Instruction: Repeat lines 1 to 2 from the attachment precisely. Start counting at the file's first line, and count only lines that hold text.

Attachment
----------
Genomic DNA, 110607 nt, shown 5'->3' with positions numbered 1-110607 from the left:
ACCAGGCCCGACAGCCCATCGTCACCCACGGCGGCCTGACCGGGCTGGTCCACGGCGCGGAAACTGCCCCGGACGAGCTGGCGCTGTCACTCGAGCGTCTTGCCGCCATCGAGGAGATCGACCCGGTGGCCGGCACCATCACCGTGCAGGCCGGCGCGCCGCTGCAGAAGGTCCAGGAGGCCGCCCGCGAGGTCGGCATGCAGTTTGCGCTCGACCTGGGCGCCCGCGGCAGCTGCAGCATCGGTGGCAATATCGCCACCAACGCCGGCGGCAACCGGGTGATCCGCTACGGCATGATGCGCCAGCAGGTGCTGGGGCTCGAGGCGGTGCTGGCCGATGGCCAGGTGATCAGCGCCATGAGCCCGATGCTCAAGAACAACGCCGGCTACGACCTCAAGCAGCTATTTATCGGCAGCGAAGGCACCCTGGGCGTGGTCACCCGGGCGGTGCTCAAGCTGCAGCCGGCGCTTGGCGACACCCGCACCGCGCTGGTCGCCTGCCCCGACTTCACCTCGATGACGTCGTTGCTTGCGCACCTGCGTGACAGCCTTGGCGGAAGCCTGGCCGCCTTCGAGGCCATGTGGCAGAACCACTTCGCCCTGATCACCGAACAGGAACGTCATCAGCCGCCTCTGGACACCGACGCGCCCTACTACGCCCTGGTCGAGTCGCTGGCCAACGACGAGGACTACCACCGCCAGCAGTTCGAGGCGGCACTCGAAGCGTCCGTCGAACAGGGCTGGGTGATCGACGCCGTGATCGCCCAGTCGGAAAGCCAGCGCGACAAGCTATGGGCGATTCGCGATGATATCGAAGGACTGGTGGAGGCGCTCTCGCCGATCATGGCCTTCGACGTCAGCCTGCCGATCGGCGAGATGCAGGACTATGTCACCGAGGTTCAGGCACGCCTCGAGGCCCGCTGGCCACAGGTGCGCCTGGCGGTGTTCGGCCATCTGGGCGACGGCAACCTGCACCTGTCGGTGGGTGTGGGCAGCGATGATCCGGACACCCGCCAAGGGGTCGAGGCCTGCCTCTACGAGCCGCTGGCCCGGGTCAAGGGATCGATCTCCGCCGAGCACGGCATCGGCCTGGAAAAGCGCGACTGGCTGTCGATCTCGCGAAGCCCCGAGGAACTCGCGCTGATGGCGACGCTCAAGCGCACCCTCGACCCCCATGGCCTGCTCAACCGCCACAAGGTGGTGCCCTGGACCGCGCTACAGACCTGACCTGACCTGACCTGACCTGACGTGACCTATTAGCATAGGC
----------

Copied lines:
Genomic DNA, 110607 nt, shown 5'->3' with positions numbered 1-110607 from the left:
ACCAGGCCCGACAGCCCATCGTCACCCACGGCGGCCTGACCGGGCTGGTCCACGGCGCGGAAACTGCCCCGGACGAGCTGGCGCTGTCACTCGAGCGTCTTGCCGCCATCGAGGAGATCGACCCGGTGGCCGGCACCATCACCGTGCAGGCCGGCGCGCCGCTGCAGAAGGTCCAGGAGGCCGCCCGCGAGGTCGGCATGCAGTTTGCGCTCGACCTGGGCGCCCGCGGCAGCTGCAGCATCGGTGGCAATATCGCCACCAACGCCGGCGGCAACCGGGTGATCCGCTACGGCATGATGCGCCAGCAGGTGCTGGGGCTCGAGGCGGTGCTGGCCGATGGCCAGGTGATCAGCGCCATGAGCCCGATGCTCAAGAACAACGCCGGCTACGACCTCAAGCAGCTATTTATCGGCAGCGAAGGCACCCTGGGCGTGGTCACCCGGGCGGTGCTCAAGCTGCAGCCGGCGCTTGGCGACACCCGCACCGCGCTGGTCGCCTGCCCCGACTTCACCTCGATGACGTCGTTGCTTGCGCACCTGCGTGACAGCCTTGGCGGAAGCCTGGCCGCCTTCGAGGCCATGTGGCAGAACCACTTCGCCCTGATCACCGAACAGGAACGTCATCAGCCGCCTCTGGACACCGACGCGCCCTACTACGCCCTGGTCGAGTCGCTGGCCAACGACGAGGACTACCACCGCCAGCAGTTCGAGGCGGCACTCGAAGCGTCCGTCGAACAGGGCTGGGTGATCGACGCCGTGATCGCCCAGTCGGAAAGCCAGCGCGACAAGCTATGGGCGATTCGCGATGATATCGAAGGACTGGTGGAGGCGCTCTCGCCGATCATGGCCTTCGACGTCAGCCTGCCGATCGGCGAGATGCAGGACTATGTCACCGAGGTTCAGGCACGCCTCGAGGCCCGCTGGCCACAGGTGCGCCTGGCGGTGTTCGGCCATCTGGGCGACGGCAACCTGCACCTGTCGGTGGGTGTGGGCAGCGATGATCCGGACACCCGCCAAGGGGTCGAGGCCTGCCTCTACGAGCCGCTGGCCCGGGTCAAGGGATCGATCTCCGCCGAGCACGGCATCGGCCTGGAAAAGCGCGACTGGCTGTCGATCTCGCGAAGCCCCGAGGAACTCGCGCTGATGGCGACGCTCAAGCGCACCCTCGACCCCCATGGCCTGCTCAACCGCCACAAGGTGGTGCCCTGGACCGCGCTACAGACCTGACCTGACCTGACCTGACCTGACGTGACCTATTAGCATAGGC